The opinion of the court was delivered by: LUONGO
SUR MOTION FOR PRELIMINARY INJUNCTION
This case is before me on plaintiff's motion for a preliminary injunction. Plaintiff, E.H.I. of Florida, Inc. (E.H.I.) alleges that the defendants committed violations of § 14(a) of the Exchange Act of 1934, 15 U.S.C.A. § 78n(a) (West 1971), §§ 14(d) and 14(e) of the Williams Amendments to the Exchange Act, 15 U.S.C.A. §§ 78n(d) and (e) (West 1971) (Williams Act), and alleges as well various pendent state claims. The alleged securities violations stem from a letter sent by defendants, Shapack and Foltz, seeking bondholder approval for an agreement entered into by them with defendant H.A.I. of Florida, Inc. for the sale of the real and personal assets of Horizon Hospital, Inc. which were subject to a mortgage and lien held by the bondholders.
On September 29, 1980, Judge Ditter, as Emergency Judge, entered an ex parte temporary restraining order enjoining defendants "from taking any further action on the tender offer to the bondholders and any action contemplated by the solicitation materials or recommended therein, including any consideration of the responses received from the bondholders based on the solicitation materials." (Document No. 3, at 2). The temporary restraining order was scheduled to expire on October 9, 1980 (see F.R.Civ.P. 65(b)), however, after a hearing on the motion for preliminary injunction, I granted plaintiff's motion to extend it until 10:00 a.m. October 20, 1980, by which time I expected that I would rule on the motion for preliminary injunction.
Upon pleadings and proof adduced at the hearing on the motion for preliminary injunction, I make the following Findings of Fact and Conclusion of Law. F.R.Civ.P. 52.
1. Plaintiff, E.H.I. of Florida, Inc., is a Florida corporation and is currently operating Horizon Hospital, a psychiatric hospital located in Clearwater, Florida.
2. Defendants are Insurance Company of North America (I.N.A.), Hospital Affiliates International, Inc., a subsidiary of I.N.A, H.A.I. of Florida, Inc. (H.A.I.), a Florida corporation which is a subsidiary of Hospital Affiliates International, Inc., Richard Shapack, Esquire, and John Foltz, Esquire, who was trustees for bondholders of bonds issued by Horizon Hospital, Inc. Also named as defendants are the law firm of Kutak, Rock and Huie and one of its partners, C. Edward Dobbs, who represents the bondholder trustees. (Dobbs, at 2.137).
Horizon Hospital, Inc."s Articles of Incorporation provide, inter alia, that its purposes shall be "exclusively ... scientific, educational and charitable" and "not for pecuniary profit" (Articles of Incorporation, Defendants' Exhibit 4, Art. II); that all of the assets and earnings of the corporation shall be used exclusively for these purposes and that "no part of the net earnings shall inure to the benefit of any individual" (id.); that it "shall have no capital stock, pay no dividends, distribute no part of the income to its members, directors or officers" (id., Art. XII); and that upon dissolution all of its property shall be dedicated to the purposes for which it was created and "(under) no circumstances shall any of the assets ..., upon dissolution, be distributed to the members hereof." Id., Art. XII.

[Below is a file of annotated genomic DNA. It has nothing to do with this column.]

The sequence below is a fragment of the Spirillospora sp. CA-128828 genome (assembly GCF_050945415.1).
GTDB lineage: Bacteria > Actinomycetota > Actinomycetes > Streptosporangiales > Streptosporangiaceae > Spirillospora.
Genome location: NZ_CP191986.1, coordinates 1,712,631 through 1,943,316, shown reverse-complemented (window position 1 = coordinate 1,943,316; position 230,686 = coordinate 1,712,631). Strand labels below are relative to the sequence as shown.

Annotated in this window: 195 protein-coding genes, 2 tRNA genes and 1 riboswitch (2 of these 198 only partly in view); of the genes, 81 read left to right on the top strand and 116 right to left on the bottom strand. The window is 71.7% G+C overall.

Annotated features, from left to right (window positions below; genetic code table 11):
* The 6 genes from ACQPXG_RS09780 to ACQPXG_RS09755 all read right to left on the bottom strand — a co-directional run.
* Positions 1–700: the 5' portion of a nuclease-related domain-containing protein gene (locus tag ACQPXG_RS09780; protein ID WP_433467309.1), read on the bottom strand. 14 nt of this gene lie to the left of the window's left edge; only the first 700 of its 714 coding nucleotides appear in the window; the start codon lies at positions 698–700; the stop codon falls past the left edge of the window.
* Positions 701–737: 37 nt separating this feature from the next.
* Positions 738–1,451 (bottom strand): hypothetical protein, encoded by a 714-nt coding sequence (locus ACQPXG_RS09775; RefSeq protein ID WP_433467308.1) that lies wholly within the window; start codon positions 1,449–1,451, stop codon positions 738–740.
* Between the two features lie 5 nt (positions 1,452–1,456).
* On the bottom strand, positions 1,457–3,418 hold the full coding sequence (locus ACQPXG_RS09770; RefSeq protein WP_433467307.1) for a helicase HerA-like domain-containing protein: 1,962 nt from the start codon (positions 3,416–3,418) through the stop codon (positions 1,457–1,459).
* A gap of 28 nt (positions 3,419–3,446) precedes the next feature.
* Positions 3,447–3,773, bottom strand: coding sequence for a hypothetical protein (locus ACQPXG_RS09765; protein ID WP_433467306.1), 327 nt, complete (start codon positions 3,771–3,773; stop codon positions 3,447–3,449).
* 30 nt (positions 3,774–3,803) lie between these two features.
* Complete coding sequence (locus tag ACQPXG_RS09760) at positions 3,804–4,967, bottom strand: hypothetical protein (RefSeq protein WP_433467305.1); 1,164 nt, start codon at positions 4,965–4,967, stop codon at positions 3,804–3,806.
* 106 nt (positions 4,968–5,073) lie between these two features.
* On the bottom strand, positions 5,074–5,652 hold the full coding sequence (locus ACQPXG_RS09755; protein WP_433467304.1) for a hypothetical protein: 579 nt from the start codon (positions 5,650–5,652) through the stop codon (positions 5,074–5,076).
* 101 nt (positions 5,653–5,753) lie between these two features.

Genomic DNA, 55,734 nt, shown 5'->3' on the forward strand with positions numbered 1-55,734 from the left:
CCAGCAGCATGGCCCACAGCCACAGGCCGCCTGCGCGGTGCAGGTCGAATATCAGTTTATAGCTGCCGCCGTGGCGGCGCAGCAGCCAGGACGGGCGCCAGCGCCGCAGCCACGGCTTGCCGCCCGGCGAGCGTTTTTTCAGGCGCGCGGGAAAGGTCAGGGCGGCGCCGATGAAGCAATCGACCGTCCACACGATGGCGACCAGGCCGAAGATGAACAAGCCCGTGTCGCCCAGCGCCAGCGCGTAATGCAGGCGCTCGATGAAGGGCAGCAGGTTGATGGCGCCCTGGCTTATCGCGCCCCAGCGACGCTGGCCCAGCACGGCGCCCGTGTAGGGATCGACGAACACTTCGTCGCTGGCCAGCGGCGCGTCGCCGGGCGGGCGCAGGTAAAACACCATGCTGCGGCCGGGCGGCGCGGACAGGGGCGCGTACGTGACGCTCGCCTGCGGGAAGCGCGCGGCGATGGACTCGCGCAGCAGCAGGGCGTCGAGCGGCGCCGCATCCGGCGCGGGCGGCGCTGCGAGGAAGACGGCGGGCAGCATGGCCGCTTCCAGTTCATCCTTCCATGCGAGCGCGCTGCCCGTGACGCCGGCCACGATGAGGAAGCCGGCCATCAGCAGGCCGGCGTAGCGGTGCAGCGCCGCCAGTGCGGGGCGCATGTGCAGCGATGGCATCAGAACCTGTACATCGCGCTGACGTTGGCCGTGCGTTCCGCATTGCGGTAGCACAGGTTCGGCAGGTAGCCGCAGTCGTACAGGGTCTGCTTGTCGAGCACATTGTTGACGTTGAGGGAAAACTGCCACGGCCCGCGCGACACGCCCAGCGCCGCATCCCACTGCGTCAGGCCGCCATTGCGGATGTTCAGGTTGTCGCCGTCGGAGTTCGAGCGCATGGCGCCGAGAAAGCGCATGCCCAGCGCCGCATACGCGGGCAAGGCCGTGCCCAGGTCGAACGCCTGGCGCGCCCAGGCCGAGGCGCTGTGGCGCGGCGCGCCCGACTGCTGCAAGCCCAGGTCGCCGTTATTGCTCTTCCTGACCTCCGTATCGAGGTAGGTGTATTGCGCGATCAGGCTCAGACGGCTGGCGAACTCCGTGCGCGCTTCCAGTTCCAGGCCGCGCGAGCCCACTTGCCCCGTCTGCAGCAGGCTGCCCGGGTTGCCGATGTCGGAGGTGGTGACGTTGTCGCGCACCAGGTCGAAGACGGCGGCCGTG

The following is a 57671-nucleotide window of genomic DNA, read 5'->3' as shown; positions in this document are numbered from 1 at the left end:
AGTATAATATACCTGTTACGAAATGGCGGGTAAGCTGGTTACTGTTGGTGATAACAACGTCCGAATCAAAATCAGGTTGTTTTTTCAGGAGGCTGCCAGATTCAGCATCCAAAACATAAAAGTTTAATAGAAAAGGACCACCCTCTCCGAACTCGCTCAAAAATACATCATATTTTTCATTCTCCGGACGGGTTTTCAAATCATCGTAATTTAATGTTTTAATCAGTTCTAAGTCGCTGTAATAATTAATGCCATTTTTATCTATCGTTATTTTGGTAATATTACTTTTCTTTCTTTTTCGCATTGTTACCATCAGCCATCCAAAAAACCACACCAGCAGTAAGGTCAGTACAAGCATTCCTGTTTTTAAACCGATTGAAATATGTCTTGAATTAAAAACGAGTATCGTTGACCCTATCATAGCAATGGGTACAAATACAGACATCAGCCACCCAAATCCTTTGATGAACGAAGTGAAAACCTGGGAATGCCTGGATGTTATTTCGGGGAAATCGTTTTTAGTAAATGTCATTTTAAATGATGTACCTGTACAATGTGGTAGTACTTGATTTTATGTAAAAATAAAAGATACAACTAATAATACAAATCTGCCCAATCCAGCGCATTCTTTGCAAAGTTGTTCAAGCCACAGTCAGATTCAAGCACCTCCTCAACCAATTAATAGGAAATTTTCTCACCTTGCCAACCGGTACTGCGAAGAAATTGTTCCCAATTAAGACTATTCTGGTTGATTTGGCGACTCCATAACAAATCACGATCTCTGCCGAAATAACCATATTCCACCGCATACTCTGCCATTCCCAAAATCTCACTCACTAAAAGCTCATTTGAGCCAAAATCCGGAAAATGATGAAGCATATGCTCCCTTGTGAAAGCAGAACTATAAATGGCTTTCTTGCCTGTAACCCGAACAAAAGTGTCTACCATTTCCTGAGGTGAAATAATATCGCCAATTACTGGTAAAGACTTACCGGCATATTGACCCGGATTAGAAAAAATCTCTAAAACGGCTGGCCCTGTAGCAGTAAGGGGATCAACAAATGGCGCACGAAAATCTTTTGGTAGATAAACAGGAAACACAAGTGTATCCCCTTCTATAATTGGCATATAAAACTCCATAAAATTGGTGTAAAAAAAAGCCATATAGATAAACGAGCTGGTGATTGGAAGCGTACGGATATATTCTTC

4. Horizon Hospital, Inc. undertook to construct a hospital facility (the Hospital) at Clearwater, Florida. The Hospital was financed through Horizon Hospital, Inc."s issuance of sinking fund bonds. These bonds, issued under a trust indenture dated February 1, 1973, are denominated Horizon Hospital, Inc., Serial Gross Revenue Sinking Fund Bonds, Series I and II (bonds). The bonds bear interest at the rate of 9% and 91/2% per annum and are secured by a first mortgage lien on real property and a first lien on the gross revenue of the Hospital (Trust Indenture and Bond, Plaintiff's Exhibits 2 and 7).
5. The bonds are not traded on any national securities exchange (Foltz 2.8).
6. Plaintiff E.H.I. does not claim to hold any of the bonds.
7. On February 1, 1976, Horizon Hospital, Inc. failed to make a quarterly interest payment to the bondholders and the bonds went into default. (Notice for Vote by Bondholders, September 10, 1980, Defendants' Exhibit 7 at 8). No interest payments have been made on the bonds since June 1, 1979, and as of August 1, 1980, fourteen quarterly interest payments, or approximately $ 4,300,000, are in arrears. Further, no sinking fund payments have been made, although they were scheduled to commence in 1976. (Id. at 8; Foltz 2.88.)
8. Some of the individuals involved in the original construction and financing of the Hospital were convicted of crimes stemming from their involvement. (Notice for Vote by Bondholders, September 16, 1980, Defendants' Exhibit 7, at 4.)
9. In March of 1980, plaintiff and the Board of Trustees of Horizon Hospital, Inc. entered into a Lease dated March 29, 1980, which incorporated a letter agreement dated March 18, 1980, with an addendum dated March 19, 1980. (See Lease, Plaintiff's Exhibit 4.) The parties also entered into an option agreement giving E.H.I. the right to purchase the assets of the Hospital. (Option to Purchase, Plaintiff's Exhibit 5.)
10. Under the terms of the Lease, E.H.I. undertook to lease and manage all of the assets, tangible and intangible, of the Hospital for a term of ten years, terminating March 1, 1990, at an annual rental of $ 1,440,000 payable quarterly. In addition, E.H.I. was given an option to renew the lease for two additional five-year terms. (Lease, Plaintiff's Exhibit 4, Art. 2.01). E.H.I. was obligated to pay an additional $ 360,000 annually, payments to be made commencing September 1, 1981, and ending September 1, 1984, and, together with the above, a sum sufficient to allow redemption of the bonds at face value plus interest. (Id., Art. 3.) The letter agreement and addendum which were incorporated into the lease, provided for an initial $ 500,000 payment, plus what the parties have labelled a balloon payment at the end of the fifth year of the lease. This balloon payment was intended to make sure that the bonds would no longer be in default at the end of the fifth year of the E.H.I. lease. (Foltz at 2.70; Report to the Bondholders, June 5, 1980, Plaintiff's Exhibit 11.)